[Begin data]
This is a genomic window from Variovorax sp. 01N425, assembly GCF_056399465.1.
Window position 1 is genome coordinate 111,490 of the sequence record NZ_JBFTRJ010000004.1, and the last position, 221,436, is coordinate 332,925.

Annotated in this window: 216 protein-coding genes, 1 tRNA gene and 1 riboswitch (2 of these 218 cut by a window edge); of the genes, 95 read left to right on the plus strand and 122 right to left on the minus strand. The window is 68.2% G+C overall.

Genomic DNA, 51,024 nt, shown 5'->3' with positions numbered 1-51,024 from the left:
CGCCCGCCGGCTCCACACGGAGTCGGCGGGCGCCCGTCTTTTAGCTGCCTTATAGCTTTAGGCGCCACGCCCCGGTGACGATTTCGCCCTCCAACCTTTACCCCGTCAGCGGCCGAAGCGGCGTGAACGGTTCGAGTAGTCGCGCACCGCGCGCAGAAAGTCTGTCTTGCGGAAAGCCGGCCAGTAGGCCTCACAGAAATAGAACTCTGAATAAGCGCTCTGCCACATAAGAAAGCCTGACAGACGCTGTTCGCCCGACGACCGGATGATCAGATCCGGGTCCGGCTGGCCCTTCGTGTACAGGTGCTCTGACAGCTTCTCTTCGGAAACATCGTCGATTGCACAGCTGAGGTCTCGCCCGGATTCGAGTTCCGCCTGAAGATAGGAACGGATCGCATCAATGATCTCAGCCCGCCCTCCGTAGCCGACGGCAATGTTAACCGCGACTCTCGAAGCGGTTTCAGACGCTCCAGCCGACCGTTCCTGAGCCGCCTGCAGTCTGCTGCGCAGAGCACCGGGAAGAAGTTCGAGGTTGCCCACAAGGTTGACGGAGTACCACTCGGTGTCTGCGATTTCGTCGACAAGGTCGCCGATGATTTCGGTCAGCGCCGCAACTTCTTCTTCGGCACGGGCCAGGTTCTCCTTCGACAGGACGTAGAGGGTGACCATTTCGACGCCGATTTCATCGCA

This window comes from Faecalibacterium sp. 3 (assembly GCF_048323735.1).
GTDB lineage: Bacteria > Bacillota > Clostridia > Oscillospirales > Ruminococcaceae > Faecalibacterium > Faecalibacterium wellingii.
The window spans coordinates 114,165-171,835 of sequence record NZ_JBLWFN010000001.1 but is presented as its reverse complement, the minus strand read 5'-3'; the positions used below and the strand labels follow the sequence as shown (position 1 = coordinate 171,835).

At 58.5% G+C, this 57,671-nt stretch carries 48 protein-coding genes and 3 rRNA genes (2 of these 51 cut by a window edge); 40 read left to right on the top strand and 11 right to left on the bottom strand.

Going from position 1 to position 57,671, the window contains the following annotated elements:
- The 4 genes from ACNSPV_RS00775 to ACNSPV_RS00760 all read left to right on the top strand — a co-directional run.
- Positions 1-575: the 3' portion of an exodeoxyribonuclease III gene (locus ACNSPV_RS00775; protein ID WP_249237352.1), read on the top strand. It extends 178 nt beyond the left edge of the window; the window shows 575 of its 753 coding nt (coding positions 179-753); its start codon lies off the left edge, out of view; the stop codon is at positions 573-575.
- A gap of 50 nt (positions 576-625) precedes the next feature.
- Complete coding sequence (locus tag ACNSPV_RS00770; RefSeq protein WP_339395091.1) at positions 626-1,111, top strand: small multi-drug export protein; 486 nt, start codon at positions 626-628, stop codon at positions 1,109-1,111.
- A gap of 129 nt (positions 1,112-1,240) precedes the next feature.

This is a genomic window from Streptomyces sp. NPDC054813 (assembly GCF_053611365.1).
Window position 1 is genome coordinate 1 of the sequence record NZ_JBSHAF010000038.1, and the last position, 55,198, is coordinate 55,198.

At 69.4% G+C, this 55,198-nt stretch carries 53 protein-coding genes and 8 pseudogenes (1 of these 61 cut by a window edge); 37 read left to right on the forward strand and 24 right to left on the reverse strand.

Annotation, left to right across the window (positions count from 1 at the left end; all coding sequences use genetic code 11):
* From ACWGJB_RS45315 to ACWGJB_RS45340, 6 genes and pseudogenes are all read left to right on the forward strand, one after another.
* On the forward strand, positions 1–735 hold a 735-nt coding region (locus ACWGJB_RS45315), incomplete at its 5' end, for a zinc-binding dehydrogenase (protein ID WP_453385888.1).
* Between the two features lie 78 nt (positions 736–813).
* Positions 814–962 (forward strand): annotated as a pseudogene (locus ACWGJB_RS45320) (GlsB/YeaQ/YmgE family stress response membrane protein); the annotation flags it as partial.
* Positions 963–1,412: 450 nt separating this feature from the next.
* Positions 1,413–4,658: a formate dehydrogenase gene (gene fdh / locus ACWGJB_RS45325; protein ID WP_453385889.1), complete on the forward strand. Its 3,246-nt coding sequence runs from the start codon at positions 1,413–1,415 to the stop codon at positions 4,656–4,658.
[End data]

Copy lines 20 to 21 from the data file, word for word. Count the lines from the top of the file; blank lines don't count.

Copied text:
* From ACWGJB_RS45315 to ACWGJB_RS45340, 6 genes and pseudogenes are all read left to right on the forward strand, one after another.
* On the forward strand, positions 1–735 hold a 735-nt coding region (locus ACWGJB_RS45315), incomplete at its 5' end, for a zinc-binding dehydrogenase (protein ID WP_453385888.1).